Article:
JOST A MON

The idle ramblings of a Jack of some trades, Master of none

Oct 22, 2008

Shades of Meaning

In English, as in many other languages, the meaning of a sentence can be manipulated by the insertion of a word. Depending on the location of the insertion, the meaning can vary widely. 

Consider, for instance, the sentence "I want a punch on the nose." Look at what happens when the word 'only' is inserted at various locations:

Only I want a punch on the nose (- and nobody else wants the punch)

I only want a punch on the nose (- and I want nothing else)

I want a punch only on the nose (- and nowhere else)

I want a punch on the only nose (- if I had several noses)

I want a punch on the nose only (- and nowhere else)

One of the glorious contributions to English is from Yiddish, where stress and intonation radically changes the interpretation of a sentence. In the words of Leo Rosten, one obtains manoeuvres of matchless versatility. Take a look at this series of stresses.

Two tickets for her concert I should buy? (- I'm having enough trouble deciding if it's worth one.)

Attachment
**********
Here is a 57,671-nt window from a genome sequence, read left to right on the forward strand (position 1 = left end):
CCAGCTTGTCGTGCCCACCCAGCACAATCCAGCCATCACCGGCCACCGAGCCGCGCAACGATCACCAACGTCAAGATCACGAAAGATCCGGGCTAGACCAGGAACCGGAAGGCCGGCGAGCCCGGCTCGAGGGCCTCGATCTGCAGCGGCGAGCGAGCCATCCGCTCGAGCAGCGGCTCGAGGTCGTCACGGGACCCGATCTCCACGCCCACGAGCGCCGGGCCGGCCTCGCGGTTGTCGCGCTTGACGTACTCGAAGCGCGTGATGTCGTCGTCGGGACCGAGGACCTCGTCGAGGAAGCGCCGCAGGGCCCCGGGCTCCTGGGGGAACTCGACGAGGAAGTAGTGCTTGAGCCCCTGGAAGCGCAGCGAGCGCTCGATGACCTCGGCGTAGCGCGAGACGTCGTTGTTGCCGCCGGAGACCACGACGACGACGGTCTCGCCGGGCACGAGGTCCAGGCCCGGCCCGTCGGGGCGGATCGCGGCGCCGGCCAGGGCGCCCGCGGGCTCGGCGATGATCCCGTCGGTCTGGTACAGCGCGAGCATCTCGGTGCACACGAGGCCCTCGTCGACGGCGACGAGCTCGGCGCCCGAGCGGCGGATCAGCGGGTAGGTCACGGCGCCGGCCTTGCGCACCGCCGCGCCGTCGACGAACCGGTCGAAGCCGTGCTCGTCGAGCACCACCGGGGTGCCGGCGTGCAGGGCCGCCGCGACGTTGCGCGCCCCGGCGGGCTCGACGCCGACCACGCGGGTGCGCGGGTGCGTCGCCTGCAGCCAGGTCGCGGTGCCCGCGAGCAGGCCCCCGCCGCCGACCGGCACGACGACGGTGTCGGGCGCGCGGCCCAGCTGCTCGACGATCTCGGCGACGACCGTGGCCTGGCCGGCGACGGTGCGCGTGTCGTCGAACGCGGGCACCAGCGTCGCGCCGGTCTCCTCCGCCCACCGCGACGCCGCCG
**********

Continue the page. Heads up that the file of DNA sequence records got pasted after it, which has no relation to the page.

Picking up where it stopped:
Two tickets for her concert I should buy? (- You mean to say she isn't distributing free passes? The hall will be empty!)

Two tickets for her concert I should buy? (- Did she buy tickets to my daughter's recital?)

Two tickets for her concert I should buy? (- You mean to say they call what she calls a 'concert'?)

Two tickets for her concert I should buy? (- After what she did to me?)

Two tickets for her concert I should buy? (- Are you giving me lessons in ethics?)

Two tickets for her concert I should buy? (- I wouldn't go even if she gave me a complimentary!)

... And if all emphasis is removed from the sentence, which is then uttered with mock neutrality, the very unstressedness becomes sardonic, and - if accompanied by a sigh, snort, cluck, or frown - lethal.

3 comments:

Nikhil Narayanan said...

Hey!
I keep coming here, lurk , read and go.
Great going.

I feel like reading Eats,Shoots and Leaves again.

-Nikhil

cris said...

This was quite nice! Things one doesnt really think about. Thanks!

Fëanor said...

Nikhil: welcome to the blog. Glad you like it. Feel free to stop by anytime!

Cris: welcome as well. I've poured out quite a bit on languages and things: perhaps you might find something interesting. Feedback always welcome!

Post a Comment